I say, do it today. While savings are up and the poverty rate among seniors is down, I believe that governments ought to concern themselves with the responsibility of supporting our seniors who need support today, especially the 3.7% who remain in poverty. Unfortunately, this bill would do little to support these seniors this year, next year, or the year after that.
This bill proposes an increase in CPP benefits and that Canadians wait and wait a little longer, and wait a little longer yet, for the next 40 years. If the prevailing trend is that Canadians are saving more and investing and doing their own planning and strategizing for their futures, why is the government not supporting those responsible decisions? Canadians are speaking with their actions when it comes to planning for their retirement, and this bill before us today would undermine Canadians' ability to plan for their future by saving. The finance department's own analysis projects a 7% reduction in private savings over the long run if higher CPP contributions are imposed upon Canadians.
In 1964, the Liberal minister who was tasked with establishing the CPP, the Hon. Judy LaMarsh, stated that the CPP “is not intended to provide all the retirement income which many Canadians wish to have. This is a matter of individual choice and, in the government’s view, should properly be left to personal savings and private pension plans.” Who in this House can disagree with that logic?
Allowing Canadians their individual choices seems a natural conclusion, but not for the current Liberal government. The Liberal government remains bent on steamrolling this bill through Parliament and right across every paycheque, every Canadian worker, and the bottom line of every Canadian employer. Canadians are not comfortable with the proposals in this bill. Seventy per cent of employed Canadians oppose a CPP expansion if it means a wage freeze. This begs the question of whether wage freezes could result from this tax hike. According to the Canadian Federation of Independent Business, “Two thirds of small firms say they will have to freeze or cut salaries and over a third say they will have to reduce hours or jobs in their business in response to a CPP/QPP hike”. Also, according to the CFIB, a full 70% of small-business owners disagree with the notion that the proposed CPP increase is modest and would have a limited impact on their businesses. The CFIB also found that 90% of small business owners think it is important to have public consultations before any deal is finalized.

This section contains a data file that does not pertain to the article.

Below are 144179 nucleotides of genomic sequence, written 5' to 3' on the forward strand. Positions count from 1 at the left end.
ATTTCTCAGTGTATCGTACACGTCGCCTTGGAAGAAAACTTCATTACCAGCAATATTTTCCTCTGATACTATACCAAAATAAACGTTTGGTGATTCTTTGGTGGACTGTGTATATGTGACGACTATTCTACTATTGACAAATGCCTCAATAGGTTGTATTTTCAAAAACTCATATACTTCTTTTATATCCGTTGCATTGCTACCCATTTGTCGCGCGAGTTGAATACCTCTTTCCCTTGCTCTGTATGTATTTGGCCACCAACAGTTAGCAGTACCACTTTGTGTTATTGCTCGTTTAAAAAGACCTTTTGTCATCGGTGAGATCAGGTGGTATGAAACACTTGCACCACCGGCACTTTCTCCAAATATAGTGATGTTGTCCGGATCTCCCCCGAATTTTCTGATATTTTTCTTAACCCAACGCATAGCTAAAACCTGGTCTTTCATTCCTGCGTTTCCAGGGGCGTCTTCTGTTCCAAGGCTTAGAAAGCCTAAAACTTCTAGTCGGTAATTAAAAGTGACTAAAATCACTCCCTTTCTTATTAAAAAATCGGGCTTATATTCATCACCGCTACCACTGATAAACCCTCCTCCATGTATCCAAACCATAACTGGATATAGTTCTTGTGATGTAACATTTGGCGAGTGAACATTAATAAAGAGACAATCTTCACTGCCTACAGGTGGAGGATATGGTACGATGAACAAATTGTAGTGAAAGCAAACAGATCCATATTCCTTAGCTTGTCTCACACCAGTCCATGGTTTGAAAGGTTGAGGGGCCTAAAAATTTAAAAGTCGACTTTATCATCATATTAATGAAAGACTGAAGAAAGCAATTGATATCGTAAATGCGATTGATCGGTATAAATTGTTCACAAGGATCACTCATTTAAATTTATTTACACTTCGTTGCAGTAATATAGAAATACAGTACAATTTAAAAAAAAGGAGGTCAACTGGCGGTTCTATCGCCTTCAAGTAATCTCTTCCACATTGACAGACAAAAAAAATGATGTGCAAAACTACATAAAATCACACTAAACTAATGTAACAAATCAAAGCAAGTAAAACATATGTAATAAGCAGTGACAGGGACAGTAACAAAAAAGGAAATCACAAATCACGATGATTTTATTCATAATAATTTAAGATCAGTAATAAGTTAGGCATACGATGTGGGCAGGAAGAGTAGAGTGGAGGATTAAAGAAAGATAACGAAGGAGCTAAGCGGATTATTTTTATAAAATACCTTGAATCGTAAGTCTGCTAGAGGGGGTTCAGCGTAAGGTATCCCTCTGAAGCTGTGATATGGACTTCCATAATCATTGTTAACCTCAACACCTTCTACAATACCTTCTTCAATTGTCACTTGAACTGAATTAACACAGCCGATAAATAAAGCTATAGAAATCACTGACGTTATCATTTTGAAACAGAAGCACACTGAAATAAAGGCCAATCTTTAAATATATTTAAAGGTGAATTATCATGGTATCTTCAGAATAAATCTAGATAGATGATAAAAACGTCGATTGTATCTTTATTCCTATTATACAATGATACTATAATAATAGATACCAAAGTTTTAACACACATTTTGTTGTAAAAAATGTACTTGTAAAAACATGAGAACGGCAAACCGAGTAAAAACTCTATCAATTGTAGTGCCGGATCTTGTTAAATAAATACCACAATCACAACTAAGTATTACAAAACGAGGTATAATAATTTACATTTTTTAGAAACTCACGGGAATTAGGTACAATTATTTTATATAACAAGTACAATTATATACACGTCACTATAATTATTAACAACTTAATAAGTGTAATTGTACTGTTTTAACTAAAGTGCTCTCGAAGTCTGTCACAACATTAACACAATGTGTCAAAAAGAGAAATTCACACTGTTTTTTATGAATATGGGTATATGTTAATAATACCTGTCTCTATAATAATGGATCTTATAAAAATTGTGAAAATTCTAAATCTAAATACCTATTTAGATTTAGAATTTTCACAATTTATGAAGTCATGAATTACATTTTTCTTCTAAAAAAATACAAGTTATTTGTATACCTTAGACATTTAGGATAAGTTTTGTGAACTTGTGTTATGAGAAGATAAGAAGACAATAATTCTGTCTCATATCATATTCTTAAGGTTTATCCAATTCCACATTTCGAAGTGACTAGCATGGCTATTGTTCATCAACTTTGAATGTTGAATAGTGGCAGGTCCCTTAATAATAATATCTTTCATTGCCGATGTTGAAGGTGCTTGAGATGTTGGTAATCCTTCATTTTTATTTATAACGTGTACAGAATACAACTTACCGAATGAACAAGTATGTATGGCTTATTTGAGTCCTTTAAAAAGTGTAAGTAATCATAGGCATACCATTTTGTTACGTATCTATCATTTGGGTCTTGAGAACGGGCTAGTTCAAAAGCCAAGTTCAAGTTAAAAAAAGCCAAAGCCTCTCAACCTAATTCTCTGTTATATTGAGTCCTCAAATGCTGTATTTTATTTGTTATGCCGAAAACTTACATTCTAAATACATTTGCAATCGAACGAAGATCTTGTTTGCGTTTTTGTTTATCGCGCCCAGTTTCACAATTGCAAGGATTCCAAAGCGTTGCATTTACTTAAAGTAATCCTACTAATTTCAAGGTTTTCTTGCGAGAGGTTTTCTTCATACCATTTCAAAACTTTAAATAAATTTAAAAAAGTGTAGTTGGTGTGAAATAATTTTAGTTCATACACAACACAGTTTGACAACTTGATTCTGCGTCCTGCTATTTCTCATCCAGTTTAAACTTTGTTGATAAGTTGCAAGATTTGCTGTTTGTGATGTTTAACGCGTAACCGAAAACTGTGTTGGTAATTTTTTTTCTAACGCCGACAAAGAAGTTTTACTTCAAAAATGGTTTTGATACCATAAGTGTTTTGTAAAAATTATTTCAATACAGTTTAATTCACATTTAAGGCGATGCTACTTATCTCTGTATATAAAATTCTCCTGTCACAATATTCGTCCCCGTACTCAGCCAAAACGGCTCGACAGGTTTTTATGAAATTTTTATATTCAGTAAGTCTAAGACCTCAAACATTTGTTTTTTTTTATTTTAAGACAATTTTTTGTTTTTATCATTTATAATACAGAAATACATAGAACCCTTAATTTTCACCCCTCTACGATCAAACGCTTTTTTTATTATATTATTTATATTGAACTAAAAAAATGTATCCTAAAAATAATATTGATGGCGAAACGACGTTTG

The C.D. Howe Institute has also issued a report showing that the Liberals' CPP proposal would not benefit low-income workers. Low-income workers would see their premiums go up, but the net increase in their retirement benefits would remain low. This is because higher CPP payments would be offset by clawbacks in GIS benefits.
Surveys have shown that over one-third of employed Canadians say that the proposed tax increases are unaffordable. Canadians know that the proposed Liberal hike would hurt them. Moreover, over 80% of Canadians want the government to further consult before making its decision, according to another public survey.
Canadians deserve to be trusted. They deserve the freedom to make their own choices on where and how they will save their hard-earned money for their retirement. Canadians also deserve to be heard on this matter. The current Liberal government seems motivated to launch consultations on everything under their paper sun. Why not consult Canadians on this tax hike?